Of course, there’s more to it than that. The episode hints at Pray Tell’s ongoing class issues in the form of his hospital roommate Lewis Carter, who arrives to have a single scene centered on a class-based conflict (he refuses to identify as a “queen” because he went to college). We also learn that Pray Tell was sexually abused by his stepfather, who Pray dramatically forgives in a fevered state. I have mixed feelings about the way this information is handled, since it seems to come up very briefly and then immediately get smoothed over. I know that emotional texture and nuance is not the point of Pose, or anything in the broader Ryan Murphy production universe, but this history of abuse feels like something that might be worth spending a few minutes exploring.
Meanwhile, as Pray Tell hallucinates and goes through his medical issues, Angelica Ross appears as Candy to serve as the voice of his death drive. Just come into the light, she says in so many words. It’s easier to be dead, and to just let it all go. What is Candy’s ongoing presence supposed to represent here? Is she supposed to be just as difficult and unpleasant as a ghost? Does she have a point? Are we to believe that she really did have HIV, even though she was “careful” with her tricks? There’s no real guiding principle here, and it might be a mistake to look for one. This is one of those elements of the show where it might be best not to think too hard, simply because trying to force it all inside the lines threatens to topple the whole thing over.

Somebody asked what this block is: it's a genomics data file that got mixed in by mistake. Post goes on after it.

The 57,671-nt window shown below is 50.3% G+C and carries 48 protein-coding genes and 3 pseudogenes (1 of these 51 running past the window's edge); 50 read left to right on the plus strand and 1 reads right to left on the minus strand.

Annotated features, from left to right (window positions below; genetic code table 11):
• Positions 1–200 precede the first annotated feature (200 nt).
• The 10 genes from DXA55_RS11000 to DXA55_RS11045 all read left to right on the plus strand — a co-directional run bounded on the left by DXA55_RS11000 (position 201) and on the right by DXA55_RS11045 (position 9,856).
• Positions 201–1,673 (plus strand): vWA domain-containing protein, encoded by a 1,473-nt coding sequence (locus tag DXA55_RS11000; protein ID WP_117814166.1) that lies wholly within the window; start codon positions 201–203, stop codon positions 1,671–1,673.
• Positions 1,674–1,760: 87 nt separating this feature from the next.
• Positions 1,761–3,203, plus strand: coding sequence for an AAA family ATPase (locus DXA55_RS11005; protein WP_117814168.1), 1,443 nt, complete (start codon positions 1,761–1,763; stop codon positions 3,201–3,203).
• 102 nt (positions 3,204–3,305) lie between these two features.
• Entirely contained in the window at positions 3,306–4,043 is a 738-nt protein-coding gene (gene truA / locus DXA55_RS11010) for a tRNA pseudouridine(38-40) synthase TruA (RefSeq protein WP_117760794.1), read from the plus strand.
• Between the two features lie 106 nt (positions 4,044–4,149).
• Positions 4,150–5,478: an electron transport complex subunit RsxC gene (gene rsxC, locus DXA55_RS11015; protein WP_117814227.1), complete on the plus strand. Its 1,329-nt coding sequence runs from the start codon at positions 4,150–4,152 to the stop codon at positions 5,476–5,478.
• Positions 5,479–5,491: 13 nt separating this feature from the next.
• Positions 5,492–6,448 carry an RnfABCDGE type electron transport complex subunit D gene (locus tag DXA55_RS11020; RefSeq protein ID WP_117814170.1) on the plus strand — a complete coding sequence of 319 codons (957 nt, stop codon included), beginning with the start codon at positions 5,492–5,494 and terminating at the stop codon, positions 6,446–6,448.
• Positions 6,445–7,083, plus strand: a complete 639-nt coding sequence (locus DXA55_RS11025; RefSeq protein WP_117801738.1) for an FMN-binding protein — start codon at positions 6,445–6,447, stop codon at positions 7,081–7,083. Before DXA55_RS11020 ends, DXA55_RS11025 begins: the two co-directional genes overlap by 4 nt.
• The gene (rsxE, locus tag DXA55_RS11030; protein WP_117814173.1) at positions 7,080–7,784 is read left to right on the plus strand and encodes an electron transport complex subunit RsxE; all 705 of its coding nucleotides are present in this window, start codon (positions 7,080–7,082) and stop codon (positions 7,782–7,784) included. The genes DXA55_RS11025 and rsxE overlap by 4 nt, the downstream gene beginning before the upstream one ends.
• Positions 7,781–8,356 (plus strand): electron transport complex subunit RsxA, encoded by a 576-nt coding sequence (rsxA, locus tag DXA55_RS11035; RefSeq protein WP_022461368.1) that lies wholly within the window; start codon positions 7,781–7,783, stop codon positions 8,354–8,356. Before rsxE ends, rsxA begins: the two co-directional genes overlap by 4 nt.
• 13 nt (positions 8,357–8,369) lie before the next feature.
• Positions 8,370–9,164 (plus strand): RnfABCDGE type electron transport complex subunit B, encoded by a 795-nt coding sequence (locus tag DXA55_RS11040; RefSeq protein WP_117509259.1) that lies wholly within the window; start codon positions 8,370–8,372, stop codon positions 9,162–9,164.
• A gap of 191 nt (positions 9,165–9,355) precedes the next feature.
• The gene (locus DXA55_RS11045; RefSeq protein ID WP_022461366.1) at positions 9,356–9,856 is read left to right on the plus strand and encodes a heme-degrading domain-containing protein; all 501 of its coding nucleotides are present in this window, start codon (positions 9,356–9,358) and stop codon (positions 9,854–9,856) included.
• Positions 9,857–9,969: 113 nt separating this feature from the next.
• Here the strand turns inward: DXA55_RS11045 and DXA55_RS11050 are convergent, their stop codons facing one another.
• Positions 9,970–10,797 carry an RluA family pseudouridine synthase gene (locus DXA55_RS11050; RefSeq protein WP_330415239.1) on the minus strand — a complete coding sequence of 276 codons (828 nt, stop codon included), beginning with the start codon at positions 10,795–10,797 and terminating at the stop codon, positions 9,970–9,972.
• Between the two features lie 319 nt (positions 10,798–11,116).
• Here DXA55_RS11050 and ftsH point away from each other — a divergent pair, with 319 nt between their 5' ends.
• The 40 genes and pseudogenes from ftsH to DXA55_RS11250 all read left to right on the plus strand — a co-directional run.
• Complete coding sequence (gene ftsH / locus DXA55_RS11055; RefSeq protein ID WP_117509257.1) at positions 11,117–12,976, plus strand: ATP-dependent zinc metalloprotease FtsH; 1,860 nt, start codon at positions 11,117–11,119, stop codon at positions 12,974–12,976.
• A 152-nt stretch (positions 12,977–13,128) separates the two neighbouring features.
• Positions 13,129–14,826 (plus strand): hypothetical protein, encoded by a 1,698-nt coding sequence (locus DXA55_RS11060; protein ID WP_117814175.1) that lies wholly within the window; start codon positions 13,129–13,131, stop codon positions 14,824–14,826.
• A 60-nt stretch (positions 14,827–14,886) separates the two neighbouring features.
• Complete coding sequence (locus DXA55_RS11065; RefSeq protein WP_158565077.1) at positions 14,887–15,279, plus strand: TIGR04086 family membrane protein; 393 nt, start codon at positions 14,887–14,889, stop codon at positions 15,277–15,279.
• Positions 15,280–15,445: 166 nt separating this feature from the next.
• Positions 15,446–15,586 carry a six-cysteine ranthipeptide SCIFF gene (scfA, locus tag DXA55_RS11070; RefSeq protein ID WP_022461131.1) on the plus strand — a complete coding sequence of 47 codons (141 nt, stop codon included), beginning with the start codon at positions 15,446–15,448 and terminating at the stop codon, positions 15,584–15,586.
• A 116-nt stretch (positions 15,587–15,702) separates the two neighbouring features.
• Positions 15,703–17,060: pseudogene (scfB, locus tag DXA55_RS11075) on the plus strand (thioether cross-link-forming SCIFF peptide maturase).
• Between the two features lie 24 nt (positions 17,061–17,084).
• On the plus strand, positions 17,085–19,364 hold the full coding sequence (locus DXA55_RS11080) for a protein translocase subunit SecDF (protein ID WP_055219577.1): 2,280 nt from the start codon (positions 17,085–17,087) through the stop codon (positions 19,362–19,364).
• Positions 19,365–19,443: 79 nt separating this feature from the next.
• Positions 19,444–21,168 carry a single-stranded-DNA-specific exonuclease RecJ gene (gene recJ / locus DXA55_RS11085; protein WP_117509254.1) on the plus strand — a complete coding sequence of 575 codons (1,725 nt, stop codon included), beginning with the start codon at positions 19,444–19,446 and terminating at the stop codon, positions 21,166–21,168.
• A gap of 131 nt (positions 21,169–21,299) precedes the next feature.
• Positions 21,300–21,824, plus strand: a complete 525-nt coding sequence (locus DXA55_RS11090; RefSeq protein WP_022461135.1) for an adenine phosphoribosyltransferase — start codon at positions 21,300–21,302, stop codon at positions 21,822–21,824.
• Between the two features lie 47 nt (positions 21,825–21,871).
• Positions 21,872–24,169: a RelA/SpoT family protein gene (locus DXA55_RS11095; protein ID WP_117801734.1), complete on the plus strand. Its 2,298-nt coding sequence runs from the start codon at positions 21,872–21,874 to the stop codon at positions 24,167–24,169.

Another element of this episode it’s perhaps best to take on face value: the way credited writers Brad Falchuk and Our Lady J play around with the character of Frederica the landlord in fun, predictable ways—when Frederica first shows up at the salon trying to get Blanca to take down her flyers, it feels easy to imagine an end of the episode where the two women become friends. After all, Pose believes deeply in the power of being yourself loud enough in the general direction of your enemies. Instead, Frederica shows up to perform at the benefit show, both because it’s Patti LuPone’s and we need to have her sing, and because she wants to keep Blanca occupied while her employees seize the nail salon, change the locks, and board up the property. By the end of the episode, Blanca and the rest of the ball community are putting on a new sort of public show in the form of a protest against Frederica’s actions.